The Americans with Disabilities Act (ADA) provides comprehensive civil rights protections to individuals with disabilities in the areas of employment, state and local government services, public accommodations, transportation, and telecommunications.
The ADA protects qualified individuals with disabilities, including those with mental disabilities. An individual with a disability is a person who has a physical or mental impairment that substantially limits major life activities; has a record of such impairment; or is regarded as having such impairment. Major life activities is defined as functions such as caring for one’s self, performing manual tasks, walking, seeing, hearing, speaking, breathing, learning and working. Under the ADA, a qualified individual with a disability is an individual with a disability who meets the essential eligibility requirements for receipt of services or participation in programs or activities. Whether a particular condition constitutes a disability within the meaning of the ADA requires a case-by-case determination.
Physical or mental impairments include, but are not limited to: visual, speech, and hearing impairments; mental retardation, emotional illness, and specific learning disabilities; cerebral palsy; epilepsy; muscular dystrophy; multiple sclerosis; orthopedic conditions; cancer; heart disease; diabetes; and contagious and non contagious diseases such as tuberculosis and HIV disease (whether symptomatic or asymptomatic).
The ADA prohibits:
• In Title I discrimination in employment
• In Title II discrimination in the provision of state and local government programs, services and benefits
• In Title III discrimination by private businesses, insurance providers and other entities that operate places of “public accommodation”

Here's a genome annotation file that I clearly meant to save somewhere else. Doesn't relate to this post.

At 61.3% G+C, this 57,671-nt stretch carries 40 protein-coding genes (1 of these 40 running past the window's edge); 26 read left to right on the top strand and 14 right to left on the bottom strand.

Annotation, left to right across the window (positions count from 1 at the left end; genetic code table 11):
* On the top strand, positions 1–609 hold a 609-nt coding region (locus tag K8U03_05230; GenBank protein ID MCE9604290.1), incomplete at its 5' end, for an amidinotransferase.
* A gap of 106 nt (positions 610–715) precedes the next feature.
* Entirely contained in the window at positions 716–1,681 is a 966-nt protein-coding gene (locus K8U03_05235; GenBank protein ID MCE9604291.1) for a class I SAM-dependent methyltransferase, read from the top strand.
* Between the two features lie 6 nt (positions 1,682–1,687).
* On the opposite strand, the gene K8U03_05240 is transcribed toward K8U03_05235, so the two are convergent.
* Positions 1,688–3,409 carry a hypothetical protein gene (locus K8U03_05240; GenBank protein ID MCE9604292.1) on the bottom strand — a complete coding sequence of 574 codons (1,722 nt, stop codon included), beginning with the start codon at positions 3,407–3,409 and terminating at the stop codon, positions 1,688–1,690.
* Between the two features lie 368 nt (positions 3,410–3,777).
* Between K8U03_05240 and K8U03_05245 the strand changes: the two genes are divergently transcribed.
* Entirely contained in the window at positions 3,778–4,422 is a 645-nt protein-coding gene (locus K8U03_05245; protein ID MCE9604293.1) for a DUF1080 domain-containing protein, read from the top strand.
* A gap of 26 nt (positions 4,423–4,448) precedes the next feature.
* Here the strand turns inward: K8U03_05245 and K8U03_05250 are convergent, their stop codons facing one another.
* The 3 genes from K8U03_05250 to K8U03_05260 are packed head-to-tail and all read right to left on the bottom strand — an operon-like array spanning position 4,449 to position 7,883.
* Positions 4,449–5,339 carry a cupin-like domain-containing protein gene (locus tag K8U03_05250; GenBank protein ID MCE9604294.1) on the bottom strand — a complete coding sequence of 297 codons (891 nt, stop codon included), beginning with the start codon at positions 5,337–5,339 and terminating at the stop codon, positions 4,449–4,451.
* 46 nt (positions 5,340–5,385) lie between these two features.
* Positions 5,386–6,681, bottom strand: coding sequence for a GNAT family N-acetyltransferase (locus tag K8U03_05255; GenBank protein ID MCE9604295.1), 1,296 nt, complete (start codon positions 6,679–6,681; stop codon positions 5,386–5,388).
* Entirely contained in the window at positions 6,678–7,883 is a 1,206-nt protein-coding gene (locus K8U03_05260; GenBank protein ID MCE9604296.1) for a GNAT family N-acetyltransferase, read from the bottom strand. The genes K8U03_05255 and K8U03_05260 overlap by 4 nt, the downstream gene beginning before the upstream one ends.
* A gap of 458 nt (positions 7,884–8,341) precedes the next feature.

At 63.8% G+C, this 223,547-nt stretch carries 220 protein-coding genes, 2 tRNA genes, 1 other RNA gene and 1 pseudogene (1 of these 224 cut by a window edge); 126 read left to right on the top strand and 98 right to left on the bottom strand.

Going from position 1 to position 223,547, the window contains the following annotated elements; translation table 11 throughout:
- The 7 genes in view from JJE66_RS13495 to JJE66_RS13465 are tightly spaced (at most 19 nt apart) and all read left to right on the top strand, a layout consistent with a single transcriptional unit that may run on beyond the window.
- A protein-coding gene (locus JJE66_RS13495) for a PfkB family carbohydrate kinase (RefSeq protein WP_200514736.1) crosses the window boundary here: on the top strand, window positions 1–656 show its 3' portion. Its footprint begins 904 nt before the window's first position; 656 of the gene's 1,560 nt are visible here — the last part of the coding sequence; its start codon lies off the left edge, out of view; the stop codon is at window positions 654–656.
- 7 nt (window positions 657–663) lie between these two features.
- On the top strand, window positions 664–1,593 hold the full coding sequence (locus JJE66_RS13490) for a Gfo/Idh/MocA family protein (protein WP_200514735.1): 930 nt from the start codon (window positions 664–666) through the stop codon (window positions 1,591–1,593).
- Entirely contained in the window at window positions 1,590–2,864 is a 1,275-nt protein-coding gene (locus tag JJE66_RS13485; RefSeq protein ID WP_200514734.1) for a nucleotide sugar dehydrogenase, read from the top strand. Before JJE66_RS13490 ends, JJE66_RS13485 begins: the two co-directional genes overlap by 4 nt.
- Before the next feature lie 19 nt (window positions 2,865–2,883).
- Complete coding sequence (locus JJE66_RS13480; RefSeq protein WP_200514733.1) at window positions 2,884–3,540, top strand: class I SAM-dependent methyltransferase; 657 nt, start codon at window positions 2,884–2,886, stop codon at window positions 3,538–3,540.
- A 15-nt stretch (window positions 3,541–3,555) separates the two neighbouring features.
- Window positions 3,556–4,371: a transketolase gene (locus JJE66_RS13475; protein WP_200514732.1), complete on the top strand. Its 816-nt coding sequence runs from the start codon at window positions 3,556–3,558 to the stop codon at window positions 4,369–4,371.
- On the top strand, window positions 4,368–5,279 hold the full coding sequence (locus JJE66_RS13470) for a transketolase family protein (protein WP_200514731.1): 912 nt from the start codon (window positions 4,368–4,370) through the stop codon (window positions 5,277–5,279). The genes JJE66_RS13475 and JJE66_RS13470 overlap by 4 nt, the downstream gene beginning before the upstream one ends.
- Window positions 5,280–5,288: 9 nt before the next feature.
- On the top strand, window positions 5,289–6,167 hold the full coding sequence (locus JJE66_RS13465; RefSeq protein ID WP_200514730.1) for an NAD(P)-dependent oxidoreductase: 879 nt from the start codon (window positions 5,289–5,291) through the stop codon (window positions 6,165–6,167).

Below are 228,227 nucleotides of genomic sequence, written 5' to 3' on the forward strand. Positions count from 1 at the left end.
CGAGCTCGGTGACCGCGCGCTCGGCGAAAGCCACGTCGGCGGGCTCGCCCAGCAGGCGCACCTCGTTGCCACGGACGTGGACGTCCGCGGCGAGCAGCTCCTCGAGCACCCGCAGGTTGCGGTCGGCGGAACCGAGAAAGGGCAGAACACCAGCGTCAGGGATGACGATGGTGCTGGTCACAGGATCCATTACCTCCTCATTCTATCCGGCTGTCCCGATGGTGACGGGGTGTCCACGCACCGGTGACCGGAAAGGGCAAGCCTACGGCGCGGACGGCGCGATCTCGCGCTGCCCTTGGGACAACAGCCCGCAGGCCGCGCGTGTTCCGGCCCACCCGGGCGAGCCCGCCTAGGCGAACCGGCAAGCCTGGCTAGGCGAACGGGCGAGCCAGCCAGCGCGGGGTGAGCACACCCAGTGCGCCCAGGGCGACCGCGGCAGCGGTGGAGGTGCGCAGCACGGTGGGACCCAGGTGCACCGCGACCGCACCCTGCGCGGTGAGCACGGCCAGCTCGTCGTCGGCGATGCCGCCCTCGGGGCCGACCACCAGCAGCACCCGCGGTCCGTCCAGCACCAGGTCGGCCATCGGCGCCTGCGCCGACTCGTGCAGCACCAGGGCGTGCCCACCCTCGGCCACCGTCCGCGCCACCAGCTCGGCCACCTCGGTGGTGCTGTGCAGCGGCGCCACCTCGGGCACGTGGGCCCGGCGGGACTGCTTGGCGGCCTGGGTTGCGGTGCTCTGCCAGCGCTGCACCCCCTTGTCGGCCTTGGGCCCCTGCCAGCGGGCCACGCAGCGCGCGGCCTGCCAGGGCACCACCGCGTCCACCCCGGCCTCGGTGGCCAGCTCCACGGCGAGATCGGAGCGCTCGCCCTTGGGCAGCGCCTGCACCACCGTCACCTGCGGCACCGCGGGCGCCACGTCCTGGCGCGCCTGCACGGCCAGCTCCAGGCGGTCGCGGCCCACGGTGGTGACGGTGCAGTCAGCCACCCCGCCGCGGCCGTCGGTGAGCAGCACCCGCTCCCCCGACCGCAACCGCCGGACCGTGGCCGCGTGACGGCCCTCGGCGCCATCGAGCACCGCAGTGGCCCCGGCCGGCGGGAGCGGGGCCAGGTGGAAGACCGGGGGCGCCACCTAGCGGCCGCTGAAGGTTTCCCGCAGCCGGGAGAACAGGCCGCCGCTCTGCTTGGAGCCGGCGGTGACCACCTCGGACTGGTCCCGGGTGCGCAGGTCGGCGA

The ADA is designed to integrate people with disabilities fully into the mainstream of American life. It protects:
• People who currently have a disability
• People who have a history of a disability
• People who are regarded as having a disability by others, whether or not they actually have a disability
• People who are not they disabled but who encounter discrimination on the basis of their association or relationship with a person who has a disability – for example the parents of children with disabilities
The Office for Civil Rights (OCR) within the Department of Health and Human Services (DHHS) has enforcement responsibility for enforcement of the ADA for state and local health care and human service agencies.
Since the federal Fair Housing Act was amended by Congress in 1988 to add protections for persons with disabilities and families with children, there has been a great deal of litigation concerning the Act’s effect on the ability of local governments to exercise control over group living arrangements, particularly for persons with disabilities. The Department of Justice has taken an active part in much of this litigation, often following referral of a matter by the Department of Housing and Urban Development (HUD).
The Fair Housing Act prohibits a broad range of practices that discriminate against individuals on the basis of race, color, religion, sex, national origin, familial status, and disability. The Act does not pre-empt local zoning laws. However, the Act applies to municipalities and other local government entities and prohibits them from making zoning or land use decisions or implementing land use policies that exclude or otherwise discriminate against protected persons, including individuals with disabilities.
Under the Fair Housing Act it is unlawful:
To utilize land use policies or actions that treat groups of persons with disabilities less favorably than groups of non-disabled persons.
To take action against, or deny a permit, for a home because of the disability of individuals who live or would live there.
To refuse to make reasonable accommodations in land use and zoning policies and procedures where such accommodations may be necessary to afford persons or groups of persons with disabilities an equal opportunity to use and enjoy housing.
Precisely what constitutes a reasonable accommodation is determined on a case-by-case basis. The government does not consider all requested modifications of rules or policies are considered reasonable. If a requested modification imposes an undue financial or administrative burden on a local government, or if a modification creates a fundamental alteration in a land use and zoning scheme, it is not a “reasonable” accommodation.